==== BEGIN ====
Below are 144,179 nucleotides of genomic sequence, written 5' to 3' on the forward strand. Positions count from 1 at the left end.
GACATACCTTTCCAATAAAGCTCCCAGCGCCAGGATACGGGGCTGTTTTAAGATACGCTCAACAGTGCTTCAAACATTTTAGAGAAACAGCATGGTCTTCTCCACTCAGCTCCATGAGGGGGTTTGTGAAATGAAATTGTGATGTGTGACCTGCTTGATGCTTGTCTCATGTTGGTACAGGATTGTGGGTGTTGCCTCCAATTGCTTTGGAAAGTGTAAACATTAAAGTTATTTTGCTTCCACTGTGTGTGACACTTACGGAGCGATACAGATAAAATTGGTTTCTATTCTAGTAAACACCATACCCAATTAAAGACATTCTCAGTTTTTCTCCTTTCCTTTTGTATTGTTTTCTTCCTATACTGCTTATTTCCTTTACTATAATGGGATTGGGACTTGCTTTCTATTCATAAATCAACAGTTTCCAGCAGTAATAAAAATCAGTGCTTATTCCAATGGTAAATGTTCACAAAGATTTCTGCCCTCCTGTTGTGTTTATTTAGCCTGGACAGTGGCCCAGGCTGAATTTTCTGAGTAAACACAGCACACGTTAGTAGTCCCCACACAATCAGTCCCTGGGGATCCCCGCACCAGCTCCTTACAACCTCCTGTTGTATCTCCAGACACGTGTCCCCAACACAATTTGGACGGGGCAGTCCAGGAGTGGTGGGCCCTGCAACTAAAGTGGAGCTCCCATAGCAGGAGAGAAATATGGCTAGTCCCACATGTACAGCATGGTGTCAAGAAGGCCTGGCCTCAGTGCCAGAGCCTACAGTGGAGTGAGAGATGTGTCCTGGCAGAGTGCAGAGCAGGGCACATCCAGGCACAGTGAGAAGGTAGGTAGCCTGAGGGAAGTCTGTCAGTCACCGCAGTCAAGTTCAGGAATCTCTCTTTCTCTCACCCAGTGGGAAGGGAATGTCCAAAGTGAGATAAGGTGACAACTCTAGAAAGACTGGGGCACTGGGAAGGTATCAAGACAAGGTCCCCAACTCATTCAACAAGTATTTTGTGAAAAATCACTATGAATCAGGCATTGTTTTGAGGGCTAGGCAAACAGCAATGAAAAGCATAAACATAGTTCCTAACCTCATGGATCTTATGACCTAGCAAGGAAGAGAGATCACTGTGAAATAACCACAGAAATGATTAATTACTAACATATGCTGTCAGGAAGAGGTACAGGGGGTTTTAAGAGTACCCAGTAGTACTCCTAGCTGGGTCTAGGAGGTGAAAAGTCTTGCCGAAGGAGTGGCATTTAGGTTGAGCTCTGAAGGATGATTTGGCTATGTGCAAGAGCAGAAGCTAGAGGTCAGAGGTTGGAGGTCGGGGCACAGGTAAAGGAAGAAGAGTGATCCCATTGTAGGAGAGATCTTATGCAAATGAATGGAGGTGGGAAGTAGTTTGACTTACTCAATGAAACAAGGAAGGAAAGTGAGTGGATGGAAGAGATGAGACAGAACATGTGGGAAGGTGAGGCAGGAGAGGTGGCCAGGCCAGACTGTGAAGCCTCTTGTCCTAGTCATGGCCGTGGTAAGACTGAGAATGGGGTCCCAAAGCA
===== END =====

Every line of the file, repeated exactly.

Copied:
Below are 144,179 nucleotides of genomic sequence, written 5' to 3' on the forward strand. Positions count from 1 at the left end.
GACATACCTTTCCAATAAAGCTCCCAGCGCCAGGATACGGGGCTGTTTTAAGATACGCTCAACAGTGCTTCAAACATTTTAGAGAAACAGCATGGTCTTCTCCACTCAGCTCCATGAGGGGGTTTGTGAAATGAAATTGTGATGTGTGACCTGCTTGATGCTTGTCTCATGTTGGTACAGGATTGTGGGTGTTGCCTCCAATTGCTTTGGAAAGTGTAAACATTAAAGTTATTTTGCTTCCACTGTGTGTGACACTTACGGAGCGATACAGATAAAATTGGTTTCTATTCTAGTAAACACCATACCCAATTAAAGACATTCTCAGTTTTTCTCCTTTCCTTTTGTATTGTTTTCTTCCTATACTGCTTATTTCCTTTACTATAATGGGATTGGGACTTGCTTTCTATTCATAAATCAACAGTTTCCAGCAGTAATAAAAATCAGTGCTTATTCCAATGGTAAATGTTCACAAAGATTTCTGCCCTCCTGTTGTGTTTATTTAGCCTGGACAGTGGCCCAGGCTGAATTTTCTGAGTAAACACAGCACACGTTAGTAGTCCCCACACAATCAGTCCCTGGGGATCCCCGCACCAGCTCCTTACAACCTCCTGTTGTATCTCCAGACACGTGTCCCCAACACAATTTGGACGGGGCAGTCCAGGAGTGGTGGGCCCTGCAACTAAAGTGGAGCTCCCATAGCAGGAGAGAAATATGGCTAGTCCCACATGTACAGCATGGTGTCAAGAAGGCCTGGCCTCAGTGCCAGAGCCTACAGTGGAGTGAGAGATGTGTCCTGGCAGAGTGCAGAGCAGGGCACATCCAGGCACAGTGAGAAGGTAGGTAGCCTGAGGGAAGTCTGTCAGTCACCGCAGTCAAGTTCAGGAATCTCTCTTTCTCTCACCCAGTGGGAAGGGAATGTCCAAAGTGAGATAAGGTGACAACTCTAGAAAGACTGGGGCACTGGGAAGGTATCAAGACAAGGTCCCCAACTCATTCAACAAGTATTTTGTGAAAAATCACTATGAATCAGGCATTGTTTTGAGGGCTAGGCAAACAGCAATGAAAAGCATAAACATAGTTCCTAACCTCATGGATCTTATGACCTAGCAAGGAAGAGAGATCACTGTGAAATAACCACAGAAATGATTAATTACTAACATATGCTGTCAGGAAGAGGTACAGGGGGTTTTAAGAGTACCCAGTAGTACTCCTAGCTGGGTCTAGGAGGTGAAAAGTCTTGCCGAAGGAGTGGCATTTAGGTTGAGCTCTGAAGGATGATTTGGCTATGTGCAAGAGCAGAAGCTAGAGGTCAGAGGTTGGAGGTCGGGGCACAGGTAAAGGAAGAAGAGTGATCCCATTGTAGGAGAGATCTTATGCAAATGAATGGAGGTGGGAAGTAGTTTGACTTACTCAATGAAACAAGGAAGGAAAGTGAGTGGATGGAAGAGATGAGACAGAACATGTGGGAAGGTGAGGCAGGAGAGGTGGCCAGGCCAGACTGTGAAGCCTCTTGTCCTAGTCATGGCCGTGGTAAGACTGAGAATGGGGTCCCAAAGCA